yes Rich... I usually try and work the males then. During the fall and winter the females are more apt to run the inner fields and the males tend to stay back along the hedgerows but during the spring and summer when the females are busy with the young, the males are seen much more frequent.
yes Rich... the older the better, gray makes them look more distinguished, more mature, well established among many, a leader...
we were talking about coyotes, weren't we
all kidding aside though, my numbers are no where near yours, but, I have seen many of my coyotes that have been made into rugs or mounted and they look just as beautiful as the winter ones have looked. I have seen no differance really other than maybe a thicker coat.
I don't kill very many coyotes anymore. I got too old and fat for all of the walking necessary. I am doing something about the fat, and have lost 22 pounds so far. I do still get out in to coyote country now and then, and I know a thing or two about calling the buggers. My howling method works real good this time of the year. I don't know how many members would be interested in hearing more about this method. If there is enough interest, maybe a computer whiz here at Moosie's could download some wav files for me. If I could get links to my wav files to work in here, I could give a seminar of sorts which would include the howling sequence I use and people here could actually hear what it sounds like. In meantime, if you get you hands on a video called "dogging coyotes" from ELK industries, you could see and hear all of the sounds needed to howl in coyotes. My method is a bit different than those shown on the video, but it works. Honest it does.
Even if we can't hear your sounds you can still discribe it for all of us. There are many new hunters here and we need to hear from the expirianced hunters and how each one of them hunt. By all means talk to us.
I've memorized the video. I'm pretty good at making agitated howls using my howler built by yourself.
Last year I was able to howl in a few, it was neat. This year I'm up to 0.
So, if you have more to say, I'm intrested.
You can count me in also Rich. I love learning when it comes to coyotes. And everyday, there is something new to learn
My ways are so different also from most. I would much rather bark and howl then use another animal distress call. Now, I don't know if it is because it works or if it is a call that I just happen to love working with, with a sort of passion that makes me wants to be good at it and keep on working it?
Now there's a question to be thrown out to the board here, I think I'll do just that
One of the most important things I have learned is that the majority of coyotes in my area come in silent. In other words when I howl, most of the coyotes do not howl back in response. They just flat COME.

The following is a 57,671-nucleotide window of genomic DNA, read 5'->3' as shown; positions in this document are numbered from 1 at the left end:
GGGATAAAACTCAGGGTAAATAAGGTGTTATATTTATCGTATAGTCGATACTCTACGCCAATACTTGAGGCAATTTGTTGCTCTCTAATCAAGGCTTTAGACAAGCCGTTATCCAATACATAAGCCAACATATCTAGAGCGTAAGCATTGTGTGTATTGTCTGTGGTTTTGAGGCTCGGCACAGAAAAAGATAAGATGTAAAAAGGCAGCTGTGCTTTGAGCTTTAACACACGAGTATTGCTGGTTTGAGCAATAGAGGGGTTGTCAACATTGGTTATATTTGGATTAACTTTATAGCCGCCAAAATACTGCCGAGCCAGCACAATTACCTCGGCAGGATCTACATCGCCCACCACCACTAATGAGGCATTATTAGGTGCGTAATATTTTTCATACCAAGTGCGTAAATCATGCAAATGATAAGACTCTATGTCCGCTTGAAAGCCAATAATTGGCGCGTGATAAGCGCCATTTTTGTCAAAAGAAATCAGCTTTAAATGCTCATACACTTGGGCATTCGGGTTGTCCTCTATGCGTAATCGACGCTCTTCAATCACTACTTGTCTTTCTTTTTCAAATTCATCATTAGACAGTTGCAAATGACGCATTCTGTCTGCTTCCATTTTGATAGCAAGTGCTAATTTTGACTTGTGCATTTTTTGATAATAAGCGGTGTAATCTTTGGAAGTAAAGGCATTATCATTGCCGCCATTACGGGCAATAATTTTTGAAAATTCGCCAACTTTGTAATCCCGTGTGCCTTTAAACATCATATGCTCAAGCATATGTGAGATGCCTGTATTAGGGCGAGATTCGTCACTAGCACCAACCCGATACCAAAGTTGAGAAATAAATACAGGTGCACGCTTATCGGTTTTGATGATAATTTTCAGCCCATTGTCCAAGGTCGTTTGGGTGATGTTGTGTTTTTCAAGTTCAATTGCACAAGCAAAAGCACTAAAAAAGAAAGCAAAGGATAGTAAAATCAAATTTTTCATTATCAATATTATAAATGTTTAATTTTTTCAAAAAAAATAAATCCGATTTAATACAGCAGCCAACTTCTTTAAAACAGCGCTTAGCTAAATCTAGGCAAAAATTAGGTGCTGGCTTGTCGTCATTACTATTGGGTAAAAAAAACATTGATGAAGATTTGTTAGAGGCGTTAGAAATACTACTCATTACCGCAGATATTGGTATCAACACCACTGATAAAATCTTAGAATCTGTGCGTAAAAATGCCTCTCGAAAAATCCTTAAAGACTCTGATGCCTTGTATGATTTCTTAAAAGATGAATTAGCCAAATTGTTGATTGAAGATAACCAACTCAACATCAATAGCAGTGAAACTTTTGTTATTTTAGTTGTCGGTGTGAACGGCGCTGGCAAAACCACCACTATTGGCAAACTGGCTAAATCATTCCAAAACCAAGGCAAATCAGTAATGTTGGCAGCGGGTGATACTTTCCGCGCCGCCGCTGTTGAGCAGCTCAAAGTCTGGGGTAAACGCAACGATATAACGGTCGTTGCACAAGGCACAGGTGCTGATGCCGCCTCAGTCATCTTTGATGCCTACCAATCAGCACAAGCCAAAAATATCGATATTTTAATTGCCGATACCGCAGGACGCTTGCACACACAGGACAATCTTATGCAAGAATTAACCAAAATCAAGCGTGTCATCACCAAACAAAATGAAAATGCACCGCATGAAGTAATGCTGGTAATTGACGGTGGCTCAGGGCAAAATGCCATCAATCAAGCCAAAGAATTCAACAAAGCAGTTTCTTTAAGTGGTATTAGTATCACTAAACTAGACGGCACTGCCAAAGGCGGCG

Here is one very good example. I was in north-central nebraska about six weeks ago. I would have to look up the exact date, because I am so old that I can't remember. Anyway we knew that the pups had all hit the ground and turkey season was over, so there wouldn't be much human activity from other hunters to keep coyotes spooked. My host drove us to the foot of a hill that was so steep and tall that I named it Mt Everest. I had to stop and rest three or four times as we climbed to the top of that bugger. My host knew that coyotes used that area a lot for denning purposes.
When we reached the ridge-top I picked a spot where I could see down the ridge top for aways, while my host walked cross-wind for maybe a hundred yards or so to do the calling. My host (coycaller) howled once on his cow horn howler. He used what sounded to me like a rather high pitched lone howl, and I saw a coyote coming almost immediately. Coycaller howled again and I saw the coyote coming up a low spot. All I could see was head and neck of this incoming yote. He would come a few yards closer and then stand up on his hind legs and look for that coyote he just heard. Coycaller howled a third time, and when the coyote cleared the brush at about eighty yards I managed to miss him clean! Yep, thats right, a clean MISS. Lucky for me and unlucky for the coyote, he did not know where the shot came from and ran directly toward me while I worked the bolt on the mauser. At about fifty yards Mr. coyote made right turn and came past me a full bore. My second shot rolled him.
When I sit down to call, I usually begin with a lonesome howl. If I get a vocal response, or "howlback" then I try to imitate what the coyote just said. It makes em angry to have another coyote mock them. It seems that way to me anyway.